Babel uses a modernist approach in the manner in which he characterizes the narrator who frames the story. His identity emerges in a slow, fragmentary way. In the third story, "A Letter," we learn he is literate when he writes "a letter home to the motherland" (96) dictated to him by an illiterate Cossack. Several stories later in "Gedali" we learn he is Jewish, and in the immediately succeeding story, "My First Goose," we are informed he is educated, a law graduate from St. Petersburg University. Yet it is not until we are approximately two-thirds through the collection that we learn his name when a Cossack addresses him incongruously as "Lyutov" (184). Incongruous, because Lyutov means ferocious in Russian, and is a strange name for an intellectual with spectacles on his face and autumn in his heart. Throughout the collection the narrator's benign nature is juxtaposed with the ferocity of the other characters. Although he feigns toughness, " `One eats it with gunpowder,' I replied to the old man. `And seasons it with the finest blood ...' " (118), he is unable to execute when the situation demands it. When a dying Cossack asks Lyutov to kill him to put him out of his misery, Lyutov cannot pull the trigger, and the platoon commander must perform the unpleasant deed, admonishing Lyutov: "You four-eyed lot have as much pity for us as a cat has for a mouse" (135). In a similar vein, in "After the Battle," Lyutov refuses to return fire when a Pole shoots at him. As the skirmish ends, exhausted, he begs "fate for the simplest of abilities-the ability to kill a man" (222). Killing a goose induces anxiety: "I had dreams and saw women in my dreams, and only my heart, stained crimson with murder, squeaked and overflowed" (123). Upset over killing an animal for food, he is unable to consummate sexual intercourse. The narrator is an anti-hero. He fails with women; he cannot kill the enemy in war; he can do nothing well but write.
Victor Erlich suggests that Babel's tendency to "juxtapose contraries" is a shaping force in the author's art. One need go no further than the start of the first story, "Crossing the Zbrucz," to demonstrate the contrary styles of Babel's writing:
Nachdiv 6 has reported that Novograd-Volynsk was taken at dawn today. The staff has moved out of Krapivno, and our transport is strung like a noisy rearguard along the high road, along the unfading high road that goes from Brest to Warsaw and was built on the bones of muzhiks by Nicholas I.
Fields of purple poppies flower around us, the noonday wind is playing in the yellowing rye, the virginal buckwheat rises on the horizon like the wall of a distant monastery. The quiet Volyn is curving. The Volyn is withdrawing from us into a pearly mist of birch groves, it is creeping away into flowery knolls and entangling itself with enfeebled arms in thickets of hops. An orange sun is rolling across the sky like a severed head, a gentle radiance glows in the ravines of the thunderclouds and the standards of the sunset float above our heads. The odour of yesterday's blood and of slain horses drips into the evening coolness. (91)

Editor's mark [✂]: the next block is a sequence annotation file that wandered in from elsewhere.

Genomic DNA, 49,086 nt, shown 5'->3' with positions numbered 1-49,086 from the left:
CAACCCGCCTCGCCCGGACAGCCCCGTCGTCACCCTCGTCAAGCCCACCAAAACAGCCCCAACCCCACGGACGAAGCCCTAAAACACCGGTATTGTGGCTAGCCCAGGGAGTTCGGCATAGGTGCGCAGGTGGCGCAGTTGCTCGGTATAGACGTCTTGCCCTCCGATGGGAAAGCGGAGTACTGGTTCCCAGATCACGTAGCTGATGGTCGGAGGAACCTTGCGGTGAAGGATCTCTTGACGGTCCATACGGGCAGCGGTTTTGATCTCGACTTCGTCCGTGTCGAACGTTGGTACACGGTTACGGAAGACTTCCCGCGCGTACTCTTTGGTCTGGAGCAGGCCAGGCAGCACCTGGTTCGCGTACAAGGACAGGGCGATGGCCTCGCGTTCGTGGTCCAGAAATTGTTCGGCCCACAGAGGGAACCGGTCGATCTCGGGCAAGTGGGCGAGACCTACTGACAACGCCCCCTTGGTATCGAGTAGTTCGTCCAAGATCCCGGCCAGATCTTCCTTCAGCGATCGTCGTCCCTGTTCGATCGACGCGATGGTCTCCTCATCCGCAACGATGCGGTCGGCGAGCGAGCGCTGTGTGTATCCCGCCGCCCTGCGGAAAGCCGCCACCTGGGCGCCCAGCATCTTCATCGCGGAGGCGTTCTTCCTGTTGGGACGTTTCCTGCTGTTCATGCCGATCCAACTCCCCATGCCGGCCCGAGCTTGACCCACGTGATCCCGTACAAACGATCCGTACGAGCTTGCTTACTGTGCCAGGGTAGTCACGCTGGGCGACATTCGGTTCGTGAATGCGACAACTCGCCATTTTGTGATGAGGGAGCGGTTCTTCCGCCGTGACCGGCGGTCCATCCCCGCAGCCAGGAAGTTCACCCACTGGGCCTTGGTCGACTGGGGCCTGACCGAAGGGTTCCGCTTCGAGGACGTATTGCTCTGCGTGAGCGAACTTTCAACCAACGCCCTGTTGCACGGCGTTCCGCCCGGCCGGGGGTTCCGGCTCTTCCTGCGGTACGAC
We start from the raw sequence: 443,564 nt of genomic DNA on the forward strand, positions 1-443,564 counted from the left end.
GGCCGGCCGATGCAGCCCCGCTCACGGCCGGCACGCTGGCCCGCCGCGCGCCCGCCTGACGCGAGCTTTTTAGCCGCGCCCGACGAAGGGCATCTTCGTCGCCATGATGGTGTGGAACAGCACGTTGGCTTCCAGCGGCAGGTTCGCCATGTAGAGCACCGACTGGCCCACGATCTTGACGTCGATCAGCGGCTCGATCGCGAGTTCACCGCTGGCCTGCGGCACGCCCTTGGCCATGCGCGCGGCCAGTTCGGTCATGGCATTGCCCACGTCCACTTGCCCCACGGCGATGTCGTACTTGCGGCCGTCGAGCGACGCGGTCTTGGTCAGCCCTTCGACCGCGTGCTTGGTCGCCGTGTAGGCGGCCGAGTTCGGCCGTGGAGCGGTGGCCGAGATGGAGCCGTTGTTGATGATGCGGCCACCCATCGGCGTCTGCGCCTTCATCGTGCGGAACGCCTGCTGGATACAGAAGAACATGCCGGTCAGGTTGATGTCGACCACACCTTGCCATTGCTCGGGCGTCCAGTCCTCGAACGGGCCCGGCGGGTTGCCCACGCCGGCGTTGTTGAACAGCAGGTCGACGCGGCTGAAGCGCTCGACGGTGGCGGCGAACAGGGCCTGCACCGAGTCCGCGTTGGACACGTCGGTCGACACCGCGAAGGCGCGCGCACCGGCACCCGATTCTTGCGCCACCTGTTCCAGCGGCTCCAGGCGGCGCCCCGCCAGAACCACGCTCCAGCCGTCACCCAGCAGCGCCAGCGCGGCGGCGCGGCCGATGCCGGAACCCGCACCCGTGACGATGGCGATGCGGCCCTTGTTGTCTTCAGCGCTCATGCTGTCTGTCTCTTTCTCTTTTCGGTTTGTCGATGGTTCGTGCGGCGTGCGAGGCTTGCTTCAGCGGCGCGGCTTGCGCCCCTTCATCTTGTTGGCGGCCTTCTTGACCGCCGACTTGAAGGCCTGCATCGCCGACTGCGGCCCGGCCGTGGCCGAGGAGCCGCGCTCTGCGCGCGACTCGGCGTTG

This passage is beautifully lyrical and at the same time barbaric, juxtaposing nature and violence. It begins as a military report, continues with a lyrical description of the countryside with its purple poppies, yellowing rye, flowery knolls, and pearly mist of birch groves, then abruptly moves into violence as the orange sun becomes a severed head and the odor of blood and slain horses permeates the evening coolness.
In a similar vein, the penultimate story, "The Rebbe's Son," demonstrates Ehrlich's view that incongruity forms a part of the structure of the collection. As the narrator begins to pack a dying Jewish soldier's belongings into a trunk, he notes:
Portraits of Lenin and Maimonides lay side by side. Lenin's nodulous skull and the tarnished silk of the portraits of Maimonides. A strand of female hair had been placed in a book of the resolutions of the Sixth Party Congress, and in the margins of communist leaflets swarmed crooked lines of Ancient Hebrew verse. In a sad and meager rain they fell on me-pages of the Song of Songs and revolver cartridges. (226-27).
A portrait of the father of the Russian Revolution lies beside a portrait of one of the great Jewish philosophers and Talmudic scholars of the Middle Ages. Hebrew verse appears in the margins of communist leaflets. Ammunition and pages of the Hebrew Bible are strewn together. Babel brings together the incongruous and is able to make shocking contrasts because he is writing about a revolution. Revolution is chaos. Chaos cannot be depicted in an orderly manner.
 Victor Erlich. Modernism and Revolution: Russian Literature in Transition. Cambridge: Harvard UP, 1994, p. 150.
Babel's style and his short stories (many times as short as half a page) ask to be read with a level of engagement that many are incapable of. Luckily the stories are both easy and enjoyable to re-read and offer much to be considered and mulled over - though his stories are in prose they demand the attention and interaction of poetry.
Babel is a unique and interesting writer, and his stories are by no means light reading. Presenting moral questions of persecution, violence and conflicting identities (ethnic, religious, political - to name a few) Babel is a Russian writer to be savored.
One note on this Penguin edition: the notes are lacking compared to most Penguin Classics publications and the translation begs for these notes to have been better compiled and expanded. Many words are left untranslated and many times translations are made in an attempt to maintain a Polish or Russian sound - which though wonderful for those that have the knowledge or time to appreciate it is for anyone else an unnecessary distraction from Babel's writing.